When Swift’s Attic bar manager Jeff Hammett would visit downtown bars and order a cocktail, he noticed two important trends. The drinks he ordered would take 15 minutes to make and would often contain outlandish ingredients that had no business being in cocktails. They also featured large artisanal ice cubes cut into squares, spheres or long rectangles, products of an increasing number of ice programs at bars and restaurants seeking to heighten the quality of their cocktails (this ice takes longer to melt, which means the cocktail won’t be diluted by excess water).
“I found the scene getting too pretentious in some ways,” Hammett said. “At the same time, I saw all the different types of ice programs being done and decided to see what I could do with one here.”
As a result of his and bartender Curtis Hansford’s trial-and-error experimentation — Hansford said his roommates were very happy for awhile getting to try new drinks every night — Swift’s Attic added six cocktails to the menu earlier this year, but they aren’t spread among the others already there, including one on tap and another that’s been barrel-aged. Instead, they’ve got a page all to themselves because they’re as unusual as some of the ingredients Hammett didn’t like seeing in his drinks at local bars.
Swift’s Attic calls them ice ball cocktails, and that’s exactly what they are. Most of the components of each cocktail are built into spherical ice molds with water and then frozen overnight; once a customer orders one of them, the icy orb containing those ingredients is added to a cocktail glass and the requisite spirit poured over it. They have the benefit of eliminating time without diminishing quality, one of the problems that Hammett had noticed at other places.
When you have a sip of your first ice ball cocktail, it might seem to be overly boozy because all you’re tasting while the ice melts is the spirit, whether it’s rye, tequila, bourbon or gin. But Hammett said that’s partly the idea. “They’re supposed to be big and boozy, supposed to give you a little hit,” he said, adding that if you like the alcohol in your drinks disguised by the other ingredients, you can let the ice ball cocktail sit for a bit — or, as one couple does, share it so that one person has the first shot and the other person has a second, once the ice ball has melted.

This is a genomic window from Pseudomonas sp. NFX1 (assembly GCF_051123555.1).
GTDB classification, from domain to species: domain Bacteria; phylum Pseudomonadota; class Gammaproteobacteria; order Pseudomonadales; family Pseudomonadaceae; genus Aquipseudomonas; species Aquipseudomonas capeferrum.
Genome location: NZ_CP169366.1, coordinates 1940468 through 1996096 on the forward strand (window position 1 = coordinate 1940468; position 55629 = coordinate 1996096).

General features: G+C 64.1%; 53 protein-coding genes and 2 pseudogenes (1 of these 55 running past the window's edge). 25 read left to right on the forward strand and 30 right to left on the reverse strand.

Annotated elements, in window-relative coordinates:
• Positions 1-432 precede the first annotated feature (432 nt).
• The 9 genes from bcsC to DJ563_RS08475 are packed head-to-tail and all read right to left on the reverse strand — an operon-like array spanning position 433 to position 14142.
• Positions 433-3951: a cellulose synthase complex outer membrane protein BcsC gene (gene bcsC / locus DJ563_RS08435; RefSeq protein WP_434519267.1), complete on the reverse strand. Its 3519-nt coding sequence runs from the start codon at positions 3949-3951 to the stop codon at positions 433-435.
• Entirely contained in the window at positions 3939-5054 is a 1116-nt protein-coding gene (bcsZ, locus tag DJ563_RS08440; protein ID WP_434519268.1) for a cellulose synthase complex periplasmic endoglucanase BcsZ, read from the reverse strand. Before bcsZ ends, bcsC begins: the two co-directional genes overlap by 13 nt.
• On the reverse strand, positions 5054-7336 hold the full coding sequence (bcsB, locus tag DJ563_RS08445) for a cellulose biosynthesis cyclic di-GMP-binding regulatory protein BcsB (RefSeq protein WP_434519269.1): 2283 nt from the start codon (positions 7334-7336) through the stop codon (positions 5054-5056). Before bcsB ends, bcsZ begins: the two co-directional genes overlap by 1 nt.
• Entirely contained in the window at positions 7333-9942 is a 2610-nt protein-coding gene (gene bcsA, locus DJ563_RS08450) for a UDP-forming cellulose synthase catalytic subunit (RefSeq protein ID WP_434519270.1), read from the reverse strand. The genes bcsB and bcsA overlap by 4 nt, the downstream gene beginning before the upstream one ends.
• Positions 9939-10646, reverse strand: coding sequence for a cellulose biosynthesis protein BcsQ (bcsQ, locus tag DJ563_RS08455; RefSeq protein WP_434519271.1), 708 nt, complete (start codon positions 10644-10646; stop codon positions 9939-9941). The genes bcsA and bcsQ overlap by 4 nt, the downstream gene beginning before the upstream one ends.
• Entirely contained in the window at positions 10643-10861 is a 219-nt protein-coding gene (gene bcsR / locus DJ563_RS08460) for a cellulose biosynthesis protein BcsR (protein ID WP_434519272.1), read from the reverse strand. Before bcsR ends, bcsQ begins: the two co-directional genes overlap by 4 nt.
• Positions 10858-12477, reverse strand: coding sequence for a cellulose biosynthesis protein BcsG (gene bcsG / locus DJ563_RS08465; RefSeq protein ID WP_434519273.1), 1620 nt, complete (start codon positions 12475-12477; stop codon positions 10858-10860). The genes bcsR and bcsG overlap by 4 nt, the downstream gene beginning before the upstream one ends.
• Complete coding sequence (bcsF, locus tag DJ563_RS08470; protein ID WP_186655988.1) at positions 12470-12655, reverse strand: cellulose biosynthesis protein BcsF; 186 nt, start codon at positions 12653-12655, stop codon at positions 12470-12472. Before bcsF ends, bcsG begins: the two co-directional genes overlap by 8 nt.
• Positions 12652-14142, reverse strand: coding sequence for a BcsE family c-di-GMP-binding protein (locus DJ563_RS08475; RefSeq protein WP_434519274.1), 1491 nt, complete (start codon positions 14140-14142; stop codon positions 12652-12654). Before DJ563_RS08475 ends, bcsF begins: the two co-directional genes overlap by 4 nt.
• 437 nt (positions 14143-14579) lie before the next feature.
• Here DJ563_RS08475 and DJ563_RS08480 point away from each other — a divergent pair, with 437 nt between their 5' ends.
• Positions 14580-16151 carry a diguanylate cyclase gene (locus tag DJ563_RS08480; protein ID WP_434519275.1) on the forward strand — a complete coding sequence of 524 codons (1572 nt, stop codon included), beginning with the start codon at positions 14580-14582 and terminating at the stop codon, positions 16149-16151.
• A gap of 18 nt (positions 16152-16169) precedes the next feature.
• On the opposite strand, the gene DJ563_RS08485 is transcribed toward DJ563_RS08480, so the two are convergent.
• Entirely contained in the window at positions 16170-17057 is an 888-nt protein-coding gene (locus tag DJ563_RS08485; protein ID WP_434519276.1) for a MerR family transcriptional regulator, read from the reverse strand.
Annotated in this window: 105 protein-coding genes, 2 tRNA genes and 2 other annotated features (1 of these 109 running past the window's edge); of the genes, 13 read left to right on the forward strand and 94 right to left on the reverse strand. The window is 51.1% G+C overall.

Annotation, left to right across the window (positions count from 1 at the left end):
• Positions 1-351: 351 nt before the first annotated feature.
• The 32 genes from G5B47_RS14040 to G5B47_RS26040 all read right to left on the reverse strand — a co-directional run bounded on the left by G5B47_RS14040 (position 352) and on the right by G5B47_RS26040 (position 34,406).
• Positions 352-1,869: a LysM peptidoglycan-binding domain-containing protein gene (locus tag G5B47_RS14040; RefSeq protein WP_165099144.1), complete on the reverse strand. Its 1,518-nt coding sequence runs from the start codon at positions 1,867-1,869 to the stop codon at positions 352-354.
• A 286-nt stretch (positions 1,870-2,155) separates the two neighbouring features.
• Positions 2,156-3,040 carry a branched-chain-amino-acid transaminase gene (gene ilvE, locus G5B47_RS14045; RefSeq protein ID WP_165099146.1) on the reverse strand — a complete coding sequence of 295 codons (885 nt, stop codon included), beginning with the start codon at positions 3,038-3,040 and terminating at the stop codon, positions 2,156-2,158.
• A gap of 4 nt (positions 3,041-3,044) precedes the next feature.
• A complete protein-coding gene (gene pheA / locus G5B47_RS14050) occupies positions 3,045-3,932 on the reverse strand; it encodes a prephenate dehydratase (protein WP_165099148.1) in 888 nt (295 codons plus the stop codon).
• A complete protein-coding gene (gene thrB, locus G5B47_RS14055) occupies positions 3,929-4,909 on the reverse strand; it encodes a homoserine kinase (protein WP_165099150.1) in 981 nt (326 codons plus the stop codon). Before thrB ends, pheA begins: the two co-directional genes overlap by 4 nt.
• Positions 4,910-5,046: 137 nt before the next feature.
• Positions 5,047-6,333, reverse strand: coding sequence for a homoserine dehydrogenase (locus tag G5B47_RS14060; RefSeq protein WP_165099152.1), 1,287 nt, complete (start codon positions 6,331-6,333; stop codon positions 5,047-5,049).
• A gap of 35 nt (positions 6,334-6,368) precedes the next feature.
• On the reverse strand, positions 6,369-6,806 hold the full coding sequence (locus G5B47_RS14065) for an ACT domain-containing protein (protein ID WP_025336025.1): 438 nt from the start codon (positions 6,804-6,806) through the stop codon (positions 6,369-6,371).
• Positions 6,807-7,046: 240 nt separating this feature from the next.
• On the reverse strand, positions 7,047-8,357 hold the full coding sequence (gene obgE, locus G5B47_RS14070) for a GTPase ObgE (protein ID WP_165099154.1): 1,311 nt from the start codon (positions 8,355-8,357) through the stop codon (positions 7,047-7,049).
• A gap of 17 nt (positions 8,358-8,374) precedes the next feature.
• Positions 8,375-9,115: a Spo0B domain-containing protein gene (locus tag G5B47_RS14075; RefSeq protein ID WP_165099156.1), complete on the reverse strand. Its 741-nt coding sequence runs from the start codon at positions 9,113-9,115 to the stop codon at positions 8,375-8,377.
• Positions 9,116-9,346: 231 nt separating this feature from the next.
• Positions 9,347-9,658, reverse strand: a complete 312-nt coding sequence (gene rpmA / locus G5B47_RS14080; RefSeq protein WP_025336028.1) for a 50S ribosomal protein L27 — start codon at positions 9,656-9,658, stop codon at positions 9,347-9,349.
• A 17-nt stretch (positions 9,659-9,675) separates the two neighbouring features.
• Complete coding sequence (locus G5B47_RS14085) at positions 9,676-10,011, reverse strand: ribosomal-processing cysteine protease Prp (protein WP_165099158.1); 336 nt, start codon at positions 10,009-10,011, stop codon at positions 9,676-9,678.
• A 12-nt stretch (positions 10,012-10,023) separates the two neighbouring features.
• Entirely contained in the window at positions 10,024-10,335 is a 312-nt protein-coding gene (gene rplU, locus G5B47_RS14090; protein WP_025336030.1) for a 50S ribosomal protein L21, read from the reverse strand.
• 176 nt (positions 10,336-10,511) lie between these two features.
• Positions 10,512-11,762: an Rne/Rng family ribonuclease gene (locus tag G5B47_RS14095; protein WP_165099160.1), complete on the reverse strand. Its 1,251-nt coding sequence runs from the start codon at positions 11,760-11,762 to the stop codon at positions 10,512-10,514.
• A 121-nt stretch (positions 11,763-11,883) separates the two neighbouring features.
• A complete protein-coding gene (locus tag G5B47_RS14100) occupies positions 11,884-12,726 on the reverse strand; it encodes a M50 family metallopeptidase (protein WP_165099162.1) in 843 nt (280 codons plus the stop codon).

The ice balls also don’t dilute the characteristics of the traditional cocktails, he said. The ice ball cocktails include an Old-Fashioned (called the “Ice Ball Oldie”), a Manhattan, an Apple Mint Julep and a Sazerac (a “Sazer-rock”), as well as a couple of original drinks: Strawberry Fields, which contains a sherbet ice ball, and Stage Name, a favorite of Hammett’s that will be more savory than the others. These are all $12.
Besides being eye-catching, the ice ball cocktails have a real purpose for Swift’s Attic bartenders, especially during busy nights. Hammett said that because most of the cocktail is prepared ahead of time, they’re able to deliver them much faster to customers than they normally would. “You’re able to get a nice craft cocktail in 10 seconds,” he said. “While you’re still at work, stuck in traffic on the way home, getting ready to go out for the night, I’m doing all the prep work to help you have a good experience.”
I tried a couple of them recently, the Ice Ball Oldie and the Strawberry Fields, and noticed how easily drinkable they are. The Oldie unfolds slowly, with the cherry heering, orange and lemon zest and juice, and luxardo maraschino cherry taking their places beside the Knob Creek Rye after a few minutes, an effect that allowed me to relish each element on its own and then as a complement to the whole. Strawberry Fields was far less boozy from the start thanks to the sherbet ice ball, filled with strawberry, kaffir lime and toasted coriander, and the prosecco that accompanied the Santo Azul Blanco Tequila — it’s a cocktail you’ll find yourself drinking all of without even realizing it (and that sherbet ball is also very edible).
Along with the others, both cocktails prove that the ice ball program at Swift’s Attic isn’t simply a gimmick; it’s an innovative way to produce craft cocktails quickly without compromising quality.